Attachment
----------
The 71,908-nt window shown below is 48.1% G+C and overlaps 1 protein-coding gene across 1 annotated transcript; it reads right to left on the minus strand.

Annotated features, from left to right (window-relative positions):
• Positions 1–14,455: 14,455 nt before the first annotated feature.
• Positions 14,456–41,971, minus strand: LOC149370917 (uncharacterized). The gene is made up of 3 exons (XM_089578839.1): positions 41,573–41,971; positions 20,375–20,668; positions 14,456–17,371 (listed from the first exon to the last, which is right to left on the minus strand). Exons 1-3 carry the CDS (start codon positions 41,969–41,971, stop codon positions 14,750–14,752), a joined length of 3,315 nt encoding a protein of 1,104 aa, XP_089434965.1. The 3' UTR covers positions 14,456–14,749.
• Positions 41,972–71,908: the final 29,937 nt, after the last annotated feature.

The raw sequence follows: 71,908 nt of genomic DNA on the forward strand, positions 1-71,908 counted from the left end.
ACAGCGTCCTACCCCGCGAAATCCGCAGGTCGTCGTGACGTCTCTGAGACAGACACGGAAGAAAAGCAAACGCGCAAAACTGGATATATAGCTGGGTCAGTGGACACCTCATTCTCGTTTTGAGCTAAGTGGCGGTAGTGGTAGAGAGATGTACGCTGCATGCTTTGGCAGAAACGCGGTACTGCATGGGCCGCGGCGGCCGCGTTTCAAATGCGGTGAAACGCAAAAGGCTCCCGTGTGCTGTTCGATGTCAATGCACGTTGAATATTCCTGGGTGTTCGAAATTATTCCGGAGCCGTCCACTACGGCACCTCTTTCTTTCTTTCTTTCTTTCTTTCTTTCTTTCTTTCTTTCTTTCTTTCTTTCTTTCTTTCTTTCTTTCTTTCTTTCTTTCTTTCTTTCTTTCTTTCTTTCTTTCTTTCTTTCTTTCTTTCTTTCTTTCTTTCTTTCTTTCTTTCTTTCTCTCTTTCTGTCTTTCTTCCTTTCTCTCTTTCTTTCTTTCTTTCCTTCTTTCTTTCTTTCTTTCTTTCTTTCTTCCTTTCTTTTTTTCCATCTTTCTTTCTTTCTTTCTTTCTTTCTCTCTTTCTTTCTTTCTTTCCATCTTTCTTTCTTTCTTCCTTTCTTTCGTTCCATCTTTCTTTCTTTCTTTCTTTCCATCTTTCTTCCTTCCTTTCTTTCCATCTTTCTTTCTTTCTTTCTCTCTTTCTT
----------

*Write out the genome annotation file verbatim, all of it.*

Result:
The 71,908-nt window shown below is 48.1% G+C and overlaps 1 protein-coding gene across 1 annotated transcript; it reads right to left on the minus strand.

Annotated features, from left to right (window-relative positions):
• Positions 1–14,455: 14,455 nt before the first annotated feature.
• Positions 14,456–41,971, minus strand: LOC149370917 (uncharacterized). The gene is made up of 3 exons (XM_089578839.1): positions 41,573–41,971; positions 20,375–20,668; positions 14,456–17,371 (listed from the first exon to the last, which is right to left on the minus strand). Exons 1-3 carry the CDS (start codon positions 41,969–41,971, stop codon positions 14,750–14,752), a joined length of 3,315 nt encoding a protein of 1,104 aa, XP_089434965.1. The 3' UTR covers positions 14,456–14,749.
• Positions 41,972–71,908: the final 29,937 nt, after the last annotated feature.

The raw sequence follows: 71,908 nt of genomic DNA on the forward strand, positions 1-71,908 counted from the left end.
ACAGCGTCCTACCCCGCGAAATCCGCAGGTCGTCGTGACGTCTCTGAGACAGACACGGAAGAAAAGCAAACGCGCAAAACTGGATATATAGCTGGGTCAGTGGACACCTCATTCTCGTTTTGAGCTAAGTGGCGGTAGTGGTAGAGAGATGTACGCTGCATGCTTTGGCAGAAACGCGGTACTGCATGGGCCGCGGCGGCCGCGTTTCAAATGCGGTGAAACGCAAAAGGCTCCCGTGTGCTGTTCGATGTCAATGCACGTTGAATATTCCTGGGTGTTCGAAATTATTCCGGAGCCGTCCACTACGGCACCTCTTTCTTTCTTTCTTTCTTTCTTTCTTTCTTTCTTTCTTTCTTTCTTTCTTTCTTTCTTTCTTTCTTTCTTTCTTTCTTTCTTTCTTTCTTTCTTTCTTTCTTTCTTTCTTTCTTTCTTTCTTTCTTTCTTTCTTTCTTTCTTTCTTTCTCTCTTTCTGTCTTTCTTCCTTTCTCTCTTTCTTTCTTTCTTTCCTTCTTTCTTTCTTTCTTTCTTTCTTTCTTCCTTTCTTTTTTTCCATCTTTCTTTCTTTCTTTCTTTCTTTCTCTCTTTCTTTCTTTCTTTCCATCTTTCTTTCTTTCTTCCTTTCTTTCGTTCCATCTTTCTTTCTTTCTTTCTTTCCATCTTTCTTCCTTCCTTTCTTTCCATCTTTCTTTCTTTCTTTCTCTCTTTCTT